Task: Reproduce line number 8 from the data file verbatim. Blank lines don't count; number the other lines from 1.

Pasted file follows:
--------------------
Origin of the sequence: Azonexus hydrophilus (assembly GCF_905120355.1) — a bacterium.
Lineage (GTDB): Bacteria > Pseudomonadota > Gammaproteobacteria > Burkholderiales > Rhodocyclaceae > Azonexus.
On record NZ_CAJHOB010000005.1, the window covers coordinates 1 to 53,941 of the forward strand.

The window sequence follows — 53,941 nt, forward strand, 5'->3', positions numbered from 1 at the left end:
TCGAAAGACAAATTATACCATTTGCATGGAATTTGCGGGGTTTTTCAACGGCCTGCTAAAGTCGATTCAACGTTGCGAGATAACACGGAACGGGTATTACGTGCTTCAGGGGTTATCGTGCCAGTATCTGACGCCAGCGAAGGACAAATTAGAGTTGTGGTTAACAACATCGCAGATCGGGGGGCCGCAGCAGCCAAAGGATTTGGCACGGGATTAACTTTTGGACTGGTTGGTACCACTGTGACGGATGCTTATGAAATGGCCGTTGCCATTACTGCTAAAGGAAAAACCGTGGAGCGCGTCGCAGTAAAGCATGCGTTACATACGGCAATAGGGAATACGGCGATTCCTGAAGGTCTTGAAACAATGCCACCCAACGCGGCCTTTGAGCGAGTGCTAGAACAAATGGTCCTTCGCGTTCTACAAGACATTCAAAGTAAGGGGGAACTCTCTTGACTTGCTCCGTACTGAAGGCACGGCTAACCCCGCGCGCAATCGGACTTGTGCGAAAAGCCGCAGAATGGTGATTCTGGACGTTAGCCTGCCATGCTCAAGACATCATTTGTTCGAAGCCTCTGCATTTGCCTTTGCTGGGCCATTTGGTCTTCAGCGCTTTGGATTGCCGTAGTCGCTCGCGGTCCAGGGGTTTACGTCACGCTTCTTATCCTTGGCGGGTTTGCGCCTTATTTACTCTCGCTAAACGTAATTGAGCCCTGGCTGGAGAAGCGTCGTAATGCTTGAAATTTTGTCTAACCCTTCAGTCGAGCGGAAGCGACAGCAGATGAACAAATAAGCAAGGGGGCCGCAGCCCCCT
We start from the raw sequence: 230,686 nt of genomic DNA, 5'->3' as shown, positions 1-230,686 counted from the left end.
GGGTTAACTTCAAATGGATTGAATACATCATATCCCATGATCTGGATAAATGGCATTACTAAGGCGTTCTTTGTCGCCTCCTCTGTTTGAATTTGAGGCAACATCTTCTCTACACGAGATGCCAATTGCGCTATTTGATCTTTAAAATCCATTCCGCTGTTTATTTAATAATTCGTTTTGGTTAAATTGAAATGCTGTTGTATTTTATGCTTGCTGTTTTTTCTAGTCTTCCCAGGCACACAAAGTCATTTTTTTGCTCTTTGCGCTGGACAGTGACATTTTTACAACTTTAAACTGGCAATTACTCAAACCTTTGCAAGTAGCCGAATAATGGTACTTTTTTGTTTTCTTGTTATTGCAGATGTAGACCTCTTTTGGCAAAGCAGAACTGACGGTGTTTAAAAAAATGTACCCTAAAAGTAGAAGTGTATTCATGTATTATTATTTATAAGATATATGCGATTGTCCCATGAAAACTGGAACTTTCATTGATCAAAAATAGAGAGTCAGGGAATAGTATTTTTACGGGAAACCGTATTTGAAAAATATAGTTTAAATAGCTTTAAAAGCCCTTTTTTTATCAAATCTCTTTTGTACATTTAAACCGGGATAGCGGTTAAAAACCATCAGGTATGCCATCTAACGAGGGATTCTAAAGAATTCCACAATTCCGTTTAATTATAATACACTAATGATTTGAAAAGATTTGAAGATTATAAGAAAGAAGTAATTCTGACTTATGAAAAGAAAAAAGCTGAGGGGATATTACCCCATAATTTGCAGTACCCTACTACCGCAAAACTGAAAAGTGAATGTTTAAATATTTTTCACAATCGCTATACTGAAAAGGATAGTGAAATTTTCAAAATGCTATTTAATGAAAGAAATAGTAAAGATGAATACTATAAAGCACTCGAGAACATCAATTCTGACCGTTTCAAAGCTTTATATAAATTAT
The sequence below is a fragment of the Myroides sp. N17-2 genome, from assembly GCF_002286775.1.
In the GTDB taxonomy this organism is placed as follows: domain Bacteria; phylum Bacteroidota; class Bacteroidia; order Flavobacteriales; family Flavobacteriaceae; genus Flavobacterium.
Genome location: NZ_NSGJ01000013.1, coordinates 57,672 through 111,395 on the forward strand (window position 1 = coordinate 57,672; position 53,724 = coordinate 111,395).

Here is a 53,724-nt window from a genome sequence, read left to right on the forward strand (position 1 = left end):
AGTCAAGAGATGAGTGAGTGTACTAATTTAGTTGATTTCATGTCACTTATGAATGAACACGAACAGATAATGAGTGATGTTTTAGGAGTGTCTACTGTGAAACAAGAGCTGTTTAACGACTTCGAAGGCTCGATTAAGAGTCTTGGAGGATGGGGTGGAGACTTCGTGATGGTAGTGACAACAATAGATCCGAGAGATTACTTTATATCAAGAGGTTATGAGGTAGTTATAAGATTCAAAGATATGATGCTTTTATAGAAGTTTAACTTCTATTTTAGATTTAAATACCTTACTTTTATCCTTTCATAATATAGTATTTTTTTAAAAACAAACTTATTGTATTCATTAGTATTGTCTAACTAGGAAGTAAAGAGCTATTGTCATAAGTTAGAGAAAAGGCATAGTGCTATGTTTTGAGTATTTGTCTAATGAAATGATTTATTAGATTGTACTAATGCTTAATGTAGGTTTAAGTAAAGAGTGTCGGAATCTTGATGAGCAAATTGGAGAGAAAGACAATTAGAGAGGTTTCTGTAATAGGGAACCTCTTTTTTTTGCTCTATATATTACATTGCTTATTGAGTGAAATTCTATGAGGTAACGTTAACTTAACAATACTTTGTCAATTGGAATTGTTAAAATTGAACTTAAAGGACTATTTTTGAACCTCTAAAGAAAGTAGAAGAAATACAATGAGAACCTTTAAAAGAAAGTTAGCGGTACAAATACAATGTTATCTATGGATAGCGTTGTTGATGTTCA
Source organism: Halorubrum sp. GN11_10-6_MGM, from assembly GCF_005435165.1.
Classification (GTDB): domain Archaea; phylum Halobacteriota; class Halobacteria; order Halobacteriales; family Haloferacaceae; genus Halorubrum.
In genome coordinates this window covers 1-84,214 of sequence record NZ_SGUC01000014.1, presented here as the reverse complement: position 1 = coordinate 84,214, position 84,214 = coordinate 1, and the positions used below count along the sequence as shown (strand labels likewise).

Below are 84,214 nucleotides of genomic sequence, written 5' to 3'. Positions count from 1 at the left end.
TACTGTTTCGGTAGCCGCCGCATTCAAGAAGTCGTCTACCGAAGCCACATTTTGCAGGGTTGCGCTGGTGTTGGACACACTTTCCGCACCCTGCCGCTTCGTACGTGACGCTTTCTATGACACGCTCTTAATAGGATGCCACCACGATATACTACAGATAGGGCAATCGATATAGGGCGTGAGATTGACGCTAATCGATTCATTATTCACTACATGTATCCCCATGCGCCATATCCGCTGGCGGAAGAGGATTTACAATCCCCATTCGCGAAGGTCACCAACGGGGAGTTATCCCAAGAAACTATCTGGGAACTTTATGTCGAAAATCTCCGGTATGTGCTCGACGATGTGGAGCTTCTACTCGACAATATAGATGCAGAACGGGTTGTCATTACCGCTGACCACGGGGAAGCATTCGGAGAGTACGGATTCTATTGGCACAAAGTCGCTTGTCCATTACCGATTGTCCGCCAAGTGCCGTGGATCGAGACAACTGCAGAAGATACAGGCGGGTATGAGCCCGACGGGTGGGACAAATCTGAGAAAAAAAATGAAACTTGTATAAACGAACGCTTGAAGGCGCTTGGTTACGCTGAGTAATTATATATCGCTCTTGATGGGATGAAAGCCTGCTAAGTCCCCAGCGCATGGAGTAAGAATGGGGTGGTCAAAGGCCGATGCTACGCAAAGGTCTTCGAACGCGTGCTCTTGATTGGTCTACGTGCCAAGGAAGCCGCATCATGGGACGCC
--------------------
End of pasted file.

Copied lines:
The sequence below is a fragment of the Myroides sp. N17-2 genome, from assembly GCF_002286775.1.